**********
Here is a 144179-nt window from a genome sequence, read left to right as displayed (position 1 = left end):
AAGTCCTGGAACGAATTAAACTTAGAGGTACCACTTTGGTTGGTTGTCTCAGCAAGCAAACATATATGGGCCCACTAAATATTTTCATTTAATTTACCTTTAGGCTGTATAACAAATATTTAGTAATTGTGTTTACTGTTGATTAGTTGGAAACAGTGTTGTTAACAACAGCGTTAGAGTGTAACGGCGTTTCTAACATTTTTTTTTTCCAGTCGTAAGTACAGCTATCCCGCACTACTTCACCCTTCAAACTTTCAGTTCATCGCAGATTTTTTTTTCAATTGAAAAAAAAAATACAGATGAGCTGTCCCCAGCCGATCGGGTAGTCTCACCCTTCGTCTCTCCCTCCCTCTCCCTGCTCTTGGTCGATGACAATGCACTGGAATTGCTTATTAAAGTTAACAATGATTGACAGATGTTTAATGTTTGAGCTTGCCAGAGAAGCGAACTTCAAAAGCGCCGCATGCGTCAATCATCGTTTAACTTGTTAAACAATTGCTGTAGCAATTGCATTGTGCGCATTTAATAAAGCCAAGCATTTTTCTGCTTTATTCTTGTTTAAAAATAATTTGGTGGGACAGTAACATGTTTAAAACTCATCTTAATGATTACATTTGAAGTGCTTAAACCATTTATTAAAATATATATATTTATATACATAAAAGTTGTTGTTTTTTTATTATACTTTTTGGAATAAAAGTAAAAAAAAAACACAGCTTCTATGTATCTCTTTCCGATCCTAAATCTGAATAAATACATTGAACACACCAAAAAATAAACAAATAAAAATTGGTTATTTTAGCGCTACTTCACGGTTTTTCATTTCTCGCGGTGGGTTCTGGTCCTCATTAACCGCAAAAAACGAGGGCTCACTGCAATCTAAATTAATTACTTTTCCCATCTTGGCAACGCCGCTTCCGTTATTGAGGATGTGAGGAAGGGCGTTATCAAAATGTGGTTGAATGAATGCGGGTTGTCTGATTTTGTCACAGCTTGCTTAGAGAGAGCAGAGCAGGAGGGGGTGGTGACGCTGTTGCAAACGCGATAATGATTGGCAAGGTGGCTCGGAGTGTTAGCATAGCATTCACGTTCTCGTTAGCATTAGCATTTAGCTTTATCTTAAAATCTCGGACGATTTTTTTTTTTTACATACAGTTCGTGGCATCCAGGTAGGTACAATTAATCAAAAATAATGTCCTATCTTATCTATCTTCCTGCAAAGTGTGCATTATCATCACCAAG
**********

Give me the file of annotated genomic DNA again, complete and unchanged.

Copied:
Here is a 144179-nt window from a genome sequence, read left to right as displayed (position 1 = left end):
AAGTCCTGGAACGAATTAAACTTAGAGGTACCACTTTGGTTGGTTGTCTCAGCAAGCAAACATATATGGGCCCACTAAATATTTTCATTTAATTTACCTTTAGGCTGTATAACAAATATTTAGTAATTGTGTTTACTGTTGATTAGTTGGAAACAGTGTTGTTAACAACAGCGTTAGAGTGTAACGGCGTTTCTAACATTTTTTTTTTCCAGTCGTAAGTACAGCTATCCCGCACTACTTCACCCTTCAAACTTTCAGTTCATCGCAGATTTTTTTTTCAATTGAAAAAAAAAATACAGATGAGCTGTCCCCAGCCGATCGGGTAGTCTCACCCTTCGTCTCTCCCTCCCTCTCCCTGCTCTTGGTCGATGACAATGCACTGGAATTGCTTATTAAAGTTAACAATGATTGACAGATGTTTAATGTTTGAGCTTGCCAGAGAAGCGAACTTCAAAAGCGCCGCATGCGTCAATCATCGTTTAACTTGTTAAACAATTGCTGTAGCAATTGCATTGTGCGCATTTAATAAAGCCAAGCATTTTTCTGCTTTATTCTTGTTTAAAAATAATTTGGTGGGACAGTAACATGTTTAAAACTCATCTTAATGATTACATTTGAAGTGCTTAAACCATTTATTAAAATATATATATTTATATACATAAAAGTTGTTGTTTTTTTATTATACTTTTTGGAATAAAAGTAAAAAAAAAACACAGCTTCTATGTATCTCTTTCCGATCCTAAATCTGAATAAATACATTGAACACACCAAAAAATAAACAAATAAAAATTGGTTATTTTAGCGCTACTTCACGGTTTTTCATTTCTCGCGGTGGGTTCTGGTCCTCATTAACCGCAAAAAACGAGGGCTCACTGCAATCTAAATTAATTACTTTTCCCATCTTGGCAACGCCGCTTCCGTTATTGAGGATGTGAGGAAGGGCGTTATCAAAATGTGGTTGAATGAATGCGGGTTGTCTGATTTTGTCACAGCTTGCTTAGAGAGAGCAGAGCAGGAGGGGGTGGTGACGCTGTTGCAAACGCGATAATGATTGGCAAGGTGGCTCGGAGTGTTAGCATAGCATTCACGTTCTCGTTAGCATTAGCATTTAGCTTTATCTTAAAATCTCGGACGATTTTTTTTTTTTACATACAGTTCGTGGCATCCAGGTAGGTACAATTAATCAAAAATAATGTCCTATCTTATCTATCTTCCTGCAAAGTGTGCATTATCATCACCAAG